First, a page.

Saturday, November 1, 2014

142203. How to minimise anaesthetic death risk in an old dog


1. How to minmise anaesthetic death in an old dog

Informed consent

History and physical examination
Blood test, ECG and X-rays
Sedation dosage 50% for dogs over 5 years old or not as healthy
Antidote to sedation
Emergency drugs
IV drip, antibiotics and diuretic
Intubation. Correct-sized endotracheal tube fitting trachea tightly, e.g. size 9 for this adult Sheltie
Duration of anaesthesia
Close monitoring of anaesthesia by experienced assistant
Duration of surgery
Antidote
Recovery. Not to go home immediately
Post op antibiotics and painkillers for extracted teeth


Oct 28, 2014.  A father and young adult daughter presented this gentle 7-year-old male Sheltie for dental scaling. A friend's Maltese had died after dental scaling by another vet and so the owners wbeere worried about anaesthetic death. "Dogs usually do not die under anaesthesia or after anaesthesia," I said to the father. "Unless the dog has heart disease or poor health."

A thorough physical examination showed that this Sheltie with bad breath was generally healthy in heart and lungs. The heart beats were irregular. 50% sedation  of domitor and ketamine IV calmed this nervous Sheltie.

Health screening including a complete cell count and X-rays of the chest is advised. No ECG is done.

In this case, I gave an IV drip, with IV baytril, frusemide and Vit B complex.  

It is very important to provide a very close monitoring of the maintenance of isoflurane gas at 0-2%, oxygen flow rate at 2 litres/minute to ensure that minimal anaesthesia is being given. The dog did wake up in the midst of dental scaling as the maintenance dose was 0.5%.




He was intubated again and maintained at 2%. The dog woke up fast and went home 3 hours later.  Follow up 2 days later showed that the dog is OK. The dog had been given dry dog food and milk since young. He likes only certain brands of milk. Well beloved family dog and in excellent body condition.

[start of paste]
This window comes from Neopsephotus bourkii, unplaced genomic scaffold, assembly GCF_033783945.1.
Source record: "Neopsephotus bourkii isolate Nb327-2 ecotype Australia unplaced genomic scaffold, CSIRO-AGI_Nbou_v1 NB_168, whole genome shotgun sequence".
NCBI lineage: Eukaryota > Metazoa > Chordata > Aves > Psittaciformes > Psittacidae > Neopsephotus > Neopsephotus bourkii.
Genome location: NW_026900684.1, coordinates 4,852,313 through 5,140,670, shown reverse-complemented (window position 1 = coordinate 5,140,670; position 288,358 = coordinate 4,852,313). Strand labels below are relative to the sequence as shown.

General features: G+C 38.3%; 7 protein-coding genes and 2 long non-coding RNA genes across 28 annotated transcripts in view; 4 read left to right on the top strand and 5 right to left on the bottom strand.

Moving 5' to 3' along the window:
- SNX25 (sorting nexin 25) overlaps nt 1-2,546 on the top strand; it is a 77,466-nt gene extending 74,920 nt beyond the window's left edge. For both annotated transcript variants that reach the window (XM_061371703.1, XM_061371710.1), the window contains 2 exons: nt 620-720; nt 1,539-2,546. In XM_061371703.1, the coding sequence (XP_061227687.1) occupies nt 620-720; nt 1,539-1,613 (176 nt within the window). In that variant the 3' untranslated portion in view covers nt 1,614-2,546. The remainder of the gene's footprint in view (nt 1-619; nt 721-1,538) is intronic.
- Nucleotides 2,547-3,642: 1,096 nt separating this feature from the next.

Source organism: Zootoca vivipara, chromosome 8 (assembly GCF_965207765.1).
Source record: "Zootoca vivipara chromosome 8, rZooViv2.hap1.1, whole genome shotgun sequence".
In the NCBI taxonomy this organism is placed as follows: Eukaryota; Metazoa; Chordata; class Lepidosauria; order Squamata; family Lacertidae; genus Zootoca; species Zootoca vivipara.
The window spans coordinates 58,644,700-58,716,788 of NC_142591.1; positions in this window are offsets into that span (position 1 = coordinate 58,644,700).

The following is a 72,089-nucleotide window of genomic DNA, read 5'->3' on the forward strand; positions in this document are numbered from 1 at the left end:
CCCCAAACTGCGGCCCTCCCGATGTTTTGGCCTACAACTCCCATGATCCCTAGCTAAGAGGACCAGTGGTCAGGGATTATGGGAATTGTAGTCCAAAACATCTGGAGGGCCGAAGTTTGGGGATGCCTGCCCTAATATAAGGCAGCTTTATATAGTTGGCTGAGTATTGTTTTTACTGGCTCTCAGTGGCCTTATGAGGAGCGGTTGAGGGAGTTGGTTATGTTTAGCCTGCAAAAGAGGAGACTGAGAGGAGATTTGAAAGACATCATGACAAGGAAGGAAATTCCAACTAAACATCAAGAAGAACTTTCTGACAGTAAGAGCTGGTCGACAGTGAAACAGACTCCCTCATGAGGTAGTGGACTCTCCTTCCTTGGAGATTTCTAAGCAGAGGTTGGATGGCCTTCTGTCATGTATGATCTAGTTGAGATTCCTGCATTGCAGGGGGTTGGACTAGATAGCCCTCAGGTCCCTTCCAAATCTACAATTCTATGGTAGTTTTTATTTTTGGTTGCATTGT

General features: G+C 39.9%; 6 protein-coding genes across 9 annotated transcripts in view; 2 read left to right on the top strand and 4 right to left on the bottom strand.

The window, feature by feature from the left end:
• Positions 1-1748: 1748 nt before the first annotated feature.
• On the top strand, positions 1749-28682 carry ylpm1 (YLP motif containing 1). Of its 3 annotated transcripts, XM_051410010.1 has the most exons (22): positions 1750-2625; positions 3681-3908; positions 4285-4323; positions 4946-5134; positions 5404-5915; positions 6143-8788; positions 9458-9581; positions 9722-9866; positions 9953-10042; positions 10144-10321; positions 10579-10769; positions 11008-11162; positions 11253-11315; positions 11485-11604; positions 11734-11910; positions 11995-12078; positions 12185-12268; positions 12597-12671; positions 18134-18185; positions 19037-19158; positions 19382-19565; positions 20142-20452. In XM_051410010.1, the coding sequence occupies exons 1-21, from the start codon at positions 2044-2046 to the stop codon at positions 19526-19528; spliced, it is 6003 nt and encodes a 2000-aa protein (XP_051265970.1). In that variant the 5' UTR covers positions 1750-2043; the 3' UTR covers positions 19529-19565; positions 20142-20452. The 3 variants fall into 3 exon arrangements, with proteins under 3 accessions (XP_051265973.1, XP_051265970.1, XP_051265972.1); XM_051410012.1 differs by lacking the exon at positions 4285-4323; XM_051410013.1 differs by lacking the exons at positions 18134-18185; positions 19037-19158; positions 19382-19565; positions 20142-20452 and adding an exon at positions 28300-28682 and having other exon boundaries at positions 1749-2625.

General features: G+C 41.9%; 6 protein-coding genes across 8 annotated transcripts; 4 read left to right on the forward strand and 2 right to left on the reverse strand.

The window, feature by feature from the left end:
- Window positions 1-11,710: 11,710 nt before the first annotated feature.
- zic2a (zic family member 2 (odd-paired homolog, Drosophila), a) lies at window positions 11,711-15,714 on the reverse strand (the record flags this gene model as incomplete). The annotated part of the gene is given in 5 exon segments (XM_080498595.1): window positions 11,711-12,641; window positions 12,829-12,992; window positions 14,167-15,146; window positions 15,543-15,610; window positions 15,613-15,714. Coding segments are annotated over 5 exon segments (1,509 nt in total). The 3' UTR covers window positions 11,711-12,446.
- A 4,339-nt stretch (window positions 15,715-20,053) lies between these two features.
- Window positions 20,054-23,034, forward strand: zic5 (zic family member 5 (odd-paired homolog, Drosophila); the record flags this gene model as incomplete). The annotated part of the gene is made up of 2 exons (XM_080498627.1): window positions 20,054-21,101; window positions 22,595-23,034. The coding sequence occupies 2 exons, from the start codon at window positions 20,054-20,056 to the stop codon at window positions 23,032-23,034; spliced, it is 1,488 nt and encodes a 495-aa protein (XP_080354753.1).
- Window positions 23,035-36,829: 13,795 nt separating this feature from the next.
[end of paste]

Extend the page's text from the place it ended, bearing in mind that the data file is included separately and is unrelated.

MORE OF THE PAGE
FOLLOW UP
Oct 28, 2014


A new client - father and young adult daughter brought in a 7-year-old male entire Shetland for dental scaling.  Their friend's Maltese had died after dental scaling in another vet practice and so they did not want to go to the practice.

"Very rarely do dogs die after waking up from anaesthesia given for dental scaling," I said. "Was the Maltese having heart diseases?"  The owners of the gentle full sized Sheltie did not know but they would avoid this friend's vet

No vet can guarantee no anaesthetic risk. Even people do die.

PHYSICAL EXAMINATION
Other than periodontal disease grade 4 (tissue attachment loss over 50%), I noted that this Sheltie had congested maroon red gums, not the normal pink ones. You can see this in the video. Why? The capillary refill time was longer than the usual 2 seconds. Blood test showed that this dog had a higher than normal amount of haemoglobin in his blood at 19.1 (12-18).  The total red cell count was normal. The haematocrit was normal too.  Platelets were normal. What does it mean? Was he fed some supplements?


BLOOD TEST on 27.10.14  Abnormal values

Urea 12.3  (4.2 - 6.3)
Creatiine 65  (89-177)
Haemoglobin 19.1 (12-18)

All the other blood values within normal limits.





FOLLOW UP - Day 2 after dental scaling
The dog was a bit tired yesterday but is Ok and eating today.

"Tartar started to build up fast in last 3 years," the father said that the dog was not given meat. "Could it be the milk making the kibbles soft?". This dog had the biggest crusty tartar I had ever seen in a dog (see image/video).

The dry dog food was  Science Diet Lamb and Rice with a brand of dog's milk since young. Dog treats were given.


ADVICES 2 DAYS LATER
No milk and treats to prevent tartar build up.
Eat dry food without milk and drink water.
Blood test 4 weeks later to check on the urea levels.

This case shows that a blood test is important for screening the health of an older dog. The owner was given the option. The blood test was done by me as this dog had an unusual congested gums.

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